Indeed, unlike the purely causal techniques of inducing belief discussed above, the use of reason is a double-edged sword. It cuts both ways. It doesn’t automatically favour the teacher’s beliefs over the pupil’s. It favours the truth, and so places the teacher and the pupil on a level playing field. If, as a teacher, you try to use reason to persuade, you may discover your pupil can show that it is you, and not them, that is mistaken. That’s a risk some “educators” are not prepared to take.
Causal vs normative determination
Some post-modern thinkers insist, of course, that “reason” is a term used to dignify what is, in reality, merely another purely causal mechanism for influencing belief, alongside brainwashing and indoctrination. Reason is no more sensitive to the “truth” than these other mechanisms (for of course there is really no truth for it to be sensitive to). Reason is, in reality, just another form of power – of thought-control. It is essentially as manipulative as any other mechanism.
But this is to overlook the fact that while a rational argument can in a sense “force” a conclusion on you, the “force” involved is normative, not causal.
Causal determination determines what will happen. For example, given the causal power of these rails to direct this train, the train will go Oxford. Indeed, it is causally forced or compelled to. Normative determination, on the other hand, determines not what will happen, but what ought to. It is an entirely distinct kind of determination involving an entirely different sort of “compulsion” or “force”.
A rational argument shows you what you ought to believe if you want to avoid contradiction and give your beliefs the best chance of being true. Take this valid deductive argument:
All men smell
John is a man
Therefore, John smells.
To recognise that this argument is valid, is just to recognize that if you believe that all men smell, and that John is a man, then you ought to believe that John smells. But of course this argument doesn’t causally compel you to accept that conclusion even if you do accept the premises. You’re free to be irrational.
This isn’t to deny that rational arguments have causal power. Of course they do. A good argument can have the power to change history (consider the wonderful arguments of Galileo, or the campaigner against slavery William Wilberforce). But when rational arguments have the causal power to shape people’s thinking, they typically have it as a result of their having normative power. People change their opinions precisely because they recognize the normative force of the argument.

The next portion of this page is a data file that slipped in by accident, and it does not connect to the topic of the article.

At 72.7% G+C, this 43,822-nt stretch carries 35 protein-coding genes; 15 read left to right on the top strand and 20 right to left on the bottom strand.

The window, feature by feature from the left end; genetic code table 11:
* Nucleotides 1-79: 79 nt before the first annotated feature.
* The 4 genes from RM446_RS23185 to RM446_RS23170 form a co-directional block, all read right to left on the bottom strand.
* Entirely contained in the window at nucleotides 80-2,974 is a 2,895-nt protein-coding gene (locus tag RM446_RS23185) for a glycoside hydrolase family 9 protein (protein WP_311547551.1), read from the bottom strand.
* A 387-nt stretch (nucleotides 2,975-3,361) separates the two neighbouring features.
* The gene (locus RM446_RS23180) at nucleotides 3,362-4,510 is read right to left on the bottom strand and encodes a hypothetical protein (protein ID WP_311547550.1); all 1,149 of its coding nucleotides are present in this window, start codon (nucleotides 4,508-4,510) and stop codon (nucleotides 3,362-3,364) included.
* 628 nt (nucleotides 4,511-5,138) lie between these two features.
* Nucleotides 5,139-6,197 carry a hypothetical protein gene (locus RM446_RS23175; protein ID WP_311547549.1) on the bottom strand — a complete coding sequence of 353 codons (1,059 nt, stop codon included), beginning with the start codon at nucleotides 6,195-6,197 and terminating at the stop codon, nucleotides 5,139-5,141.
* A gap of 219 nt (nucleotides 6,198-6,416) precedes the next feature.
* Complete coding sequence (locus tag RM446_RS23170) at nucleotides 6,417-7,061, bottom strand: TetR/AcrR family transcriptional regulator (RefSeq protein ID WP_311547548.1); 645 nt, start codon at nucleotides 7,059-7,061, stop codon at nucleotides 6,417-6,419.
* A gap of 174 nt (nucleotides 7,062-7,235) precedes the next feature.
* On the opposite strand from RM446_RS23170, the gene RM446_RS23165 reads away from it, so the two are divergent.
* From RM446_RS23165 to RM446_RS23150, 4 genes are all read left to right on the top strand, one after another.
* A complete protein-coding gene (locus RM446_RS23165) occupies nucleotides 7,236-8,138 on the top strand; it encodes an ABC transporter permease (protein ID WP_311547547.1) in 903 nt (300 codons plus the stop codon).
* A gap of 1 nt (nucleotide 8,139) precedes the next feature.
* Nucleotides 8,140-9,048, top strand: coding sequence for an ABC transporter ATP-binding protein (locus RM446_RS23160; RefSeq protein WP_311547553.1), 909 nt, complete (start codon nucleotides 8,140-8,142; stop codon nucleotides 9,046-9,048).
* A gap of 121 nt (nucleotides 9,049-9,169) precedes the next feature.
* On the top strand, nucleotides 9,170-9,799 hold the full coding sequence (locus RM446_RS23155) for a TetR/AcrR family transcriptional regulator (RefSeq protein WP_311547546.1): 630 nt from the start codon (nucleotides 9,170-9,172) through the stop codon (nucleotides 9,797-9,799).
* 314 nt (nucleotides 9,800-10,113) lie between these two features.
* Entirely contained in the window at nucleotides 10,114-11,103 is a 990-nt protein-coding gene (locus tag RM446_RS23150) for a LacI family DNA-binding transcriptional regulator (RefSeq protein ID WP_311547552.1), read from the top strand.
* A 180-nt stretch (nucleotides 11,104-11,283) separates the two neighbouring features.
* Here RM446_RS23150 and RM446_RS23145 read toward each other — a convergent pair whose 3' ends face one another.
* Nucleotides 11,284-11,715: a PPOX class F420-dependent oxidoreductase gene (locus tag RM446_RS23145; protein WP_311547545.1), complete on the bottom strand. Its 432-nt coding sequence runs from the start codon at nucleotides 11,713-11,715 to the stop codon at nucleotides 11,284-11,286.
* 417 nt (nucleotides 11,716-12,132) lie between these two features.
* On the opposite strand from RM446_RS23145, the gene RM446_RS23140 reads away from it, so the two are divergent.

[Notice, by the way, that we can easily demonstrate that a rational argument doesn’t have normative power simply in virtue of its having the causal power to shape people’s thinking (though critics who fail to understand the difference between normative and causal determination or “force” typically miss this point). The obvious counter-example is fallacious argument. A fallacious argument lacks any normative power. But notice that, if the fallacy is seductive, it will still have considerable causal power to shape belief.]
So rational arguments have causal powers. But that is not to say that rational argument is in reality just another purely causal mechanism alongside e.g. brainwashing and peer pressure.
So far, I have stressed how rational argument differs from purely causal mechanisms for influencing belief. In particular, rational argument is truth-sensitive, while purely causal mechanisms are typically not. Also, rational arguments, while possessing causal power to shape belief, typically have this power in virtue of their normative power. The kind of “determination” a rational argument “imposes” on us is, in the first instance, normative, not causal. Rational argument is certainly not a form of coercion or manipulation in the way that purely causal mechanisms are.
Let’s now develop that last point a little further. As I explain below, it seems to me that rational arguments allow for a form of freedom in a way that purely causal mechanisms do not.
Reason and freedom
Enlightenment liberals like myself tend to feel uncomfortable about heavy reliance on purely causal mechanisms. Here’s one reason why.
When you use reason to persuade, you respect the other’s freedom to make (or fail to make) a rational decision. When you apply purely causal mechanisms, you take that freedom from them. Your subject may think they’ve made an entirely free and rational decision, of course, but the truth is that they’re your puppet – you’re pulling their strings. In effect, by ditching reason and relying on purely causal mechanisms – peer pressure, emotional manipulation, repetition, and so on – you are now treating them as just one more bit of the causally-manipulatable natural order – as mere things.
On one of the formulations of his categorical imperative, Kant says that we ought always to treat both others and ourselves always as ends in themselves, and never purely as means to an end. We should not treat others or ourselves in an entirely instrumental way, as we might treat a screwdriver or car, to get the result we want. We should have “respect for persons” – for their the inherent freedom and rationality, which, according to Kant, is what distinguishes them from mere things.